Again, we think investors should be wary of most US stocks and bonds going into 2018. Here are the biggest danger areas Camarda sees:
1. US large cap stocks, particularly growth and tech stocks, the current market darlings. US large caps have flown high indeed since the market bottom in 2009, eclipsing most of the rest of the world. Many of these market corners have not been frothier since 1929, or 1999, a couple of fearsome dates to remember. To make this worse, many non-Camarda investors have portfolios chock full of such positions, making the pain in the inevitable correction or bear market potentially far worse than any seen since the Great Crash of 2008. If you think you may be exposed – and for non-Camarda investors, the odds are pretty good you are – contact us for a free portfolio stress test and risk opinion.
2. FANG stocks. Tech darlings like Facebook, Amazon, Netflix, and Google (now Alphabet) are wonderful companies with life-changing innovations. Such companies own the future. But that doesn’t’ mean they’re worth paying any price for. As I write this, the P/E on Amazon is over 300, meaning that if the company paid out every nickel in earnings, with nothing held back to grow or fix the roof, an investor would have their money back on a share of stock in 300 years. Camarda thinks you should stand clear, but be ready to get back in when valuations become reasonable again, such as followed the dot-com crash 17 years ago.
3. US bonds maturing in 3 years or longer, including US Government (Treasuries), agencies, municipals and corporates.
As interest rates go up – and rates are most assuredly going up – bond prices fall. The risks are insidious since a) inflation and interest rates are highly correlated, meaning a fixed interest rate payment on bonds you hold represents a decreasing real return as rates/inflation rise; b) many investors have purchased bonds at premiums – paid more than the price the bonds will mature to – as a result of abusive sales practices and a sales pitch based on the coupon yield –the interest divided by the face amount – instead of the probably-lower yield to maturity – the coupon payment divided by the price the investor actually paid for the bond. The short of this is big hidden losses down the road for the legions of investors that have unknowingly overpaid for their bonds.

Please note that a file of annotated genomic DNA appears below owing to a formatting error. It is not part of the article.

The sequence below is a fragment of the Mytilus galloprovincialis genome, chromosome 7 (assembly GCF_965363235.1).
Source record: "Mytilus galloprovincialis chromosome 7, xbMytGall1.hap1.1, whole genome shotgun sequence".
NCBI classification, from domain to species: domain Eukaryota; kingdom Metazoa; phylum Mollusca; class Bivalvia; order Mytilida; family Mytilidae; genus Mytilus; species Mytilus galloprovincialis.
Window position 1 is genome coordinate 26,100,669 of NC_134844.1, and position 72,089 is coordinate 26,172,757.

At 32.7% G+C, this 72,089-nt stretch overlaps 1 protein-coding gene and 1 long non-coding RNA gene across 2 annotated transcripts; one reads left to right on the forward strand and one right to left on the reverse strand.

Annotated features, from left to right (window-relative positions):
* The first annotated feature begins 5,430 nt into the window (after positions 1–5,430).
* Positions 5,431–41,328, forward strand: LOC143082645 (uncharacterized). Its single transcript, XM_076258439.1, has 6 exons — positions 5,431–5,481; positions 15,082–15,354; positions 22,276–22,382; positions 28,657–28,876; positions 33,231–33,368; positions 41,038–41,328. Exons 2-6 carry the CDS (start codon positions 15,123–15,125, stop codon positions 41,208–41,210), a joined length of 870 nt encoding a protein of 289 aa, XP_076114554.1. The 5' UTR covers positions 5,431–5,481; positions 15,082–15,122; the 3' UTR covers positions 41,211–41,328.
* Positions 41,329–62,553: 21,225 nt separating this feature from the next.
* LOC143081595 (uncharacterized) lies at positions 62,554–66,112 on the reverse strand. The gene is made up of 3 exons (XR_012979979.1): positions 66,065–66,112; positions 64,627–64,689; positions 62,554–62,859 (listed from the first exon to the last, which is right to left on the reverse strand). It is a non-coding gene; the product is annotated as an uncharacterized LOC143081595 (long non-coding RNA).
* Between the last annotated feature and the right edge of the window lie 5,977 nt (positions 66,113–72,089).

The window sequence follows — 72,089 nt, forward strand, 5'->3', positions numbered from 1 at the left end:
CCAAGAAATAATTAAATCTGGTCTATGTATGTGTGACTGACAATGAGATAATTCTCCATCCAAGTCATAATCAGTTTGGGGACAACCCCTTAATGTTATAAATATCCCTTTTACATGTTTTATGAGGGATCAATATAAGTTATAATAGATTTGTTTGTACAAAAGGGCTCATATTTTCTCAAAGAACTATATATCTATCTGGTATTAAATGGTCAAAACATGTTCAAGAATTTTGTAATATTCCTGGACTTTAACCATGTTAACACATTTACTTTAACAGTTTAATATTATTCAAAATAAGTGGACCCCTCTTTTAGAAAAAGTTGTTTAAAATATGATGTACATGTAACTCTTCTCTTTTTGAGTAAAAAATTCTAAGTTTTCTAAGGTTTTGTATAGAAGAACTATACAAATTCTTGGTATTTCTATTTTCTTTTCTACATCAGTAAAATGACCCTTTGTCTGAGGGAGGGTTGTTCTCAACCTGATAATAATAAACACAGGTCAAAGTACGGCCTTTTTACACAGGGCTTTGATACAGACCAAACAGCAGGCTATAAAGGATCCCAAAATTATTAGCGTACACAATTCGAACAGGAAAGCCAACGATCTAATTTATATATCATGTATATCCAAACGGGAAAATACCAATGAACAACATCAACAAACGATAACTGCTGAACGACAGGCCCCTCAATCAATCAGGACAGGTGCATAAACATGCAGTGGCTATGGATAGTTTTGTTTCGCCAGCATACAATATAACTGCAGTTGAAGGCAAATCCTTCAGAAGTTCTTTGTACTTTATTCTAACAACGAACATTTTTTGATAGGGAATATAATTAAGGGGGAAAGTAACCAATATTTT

4. Real estate. I am talking investments in physical real estate here, like in rental houses you actually own and have to get sprayed for roaches. As a long-term investor in rentals – with my first buy stretching back to 1982 or so – I’ve developed a good nose for valuation metrics and a profitable relationship between rental rates and housing prices. While, even with Zillow, real estate can still be such an inefficient and opaque market – incredible bargains can be found in even the most bloated markets (kinda like value stocks), the relentless rise in prices since the Great Recession, the everyone’s-a-house-flipper popularity of the investment, and the inevitability of interest rate increases (nothing chills real estate values like expensive leverage) tell me to stay away from buying now. If you’re getting a good return on what you have, hold on, but consider selling if the tax consequences are manageable.
5. Bitcoin and other speculations. Digital tulip bulbs, anyone? Price run ups have been dizzying, most folks really don’t understand them, and finding fair valuations is almost impossible. These are craps-table speculations, and should be avoided.
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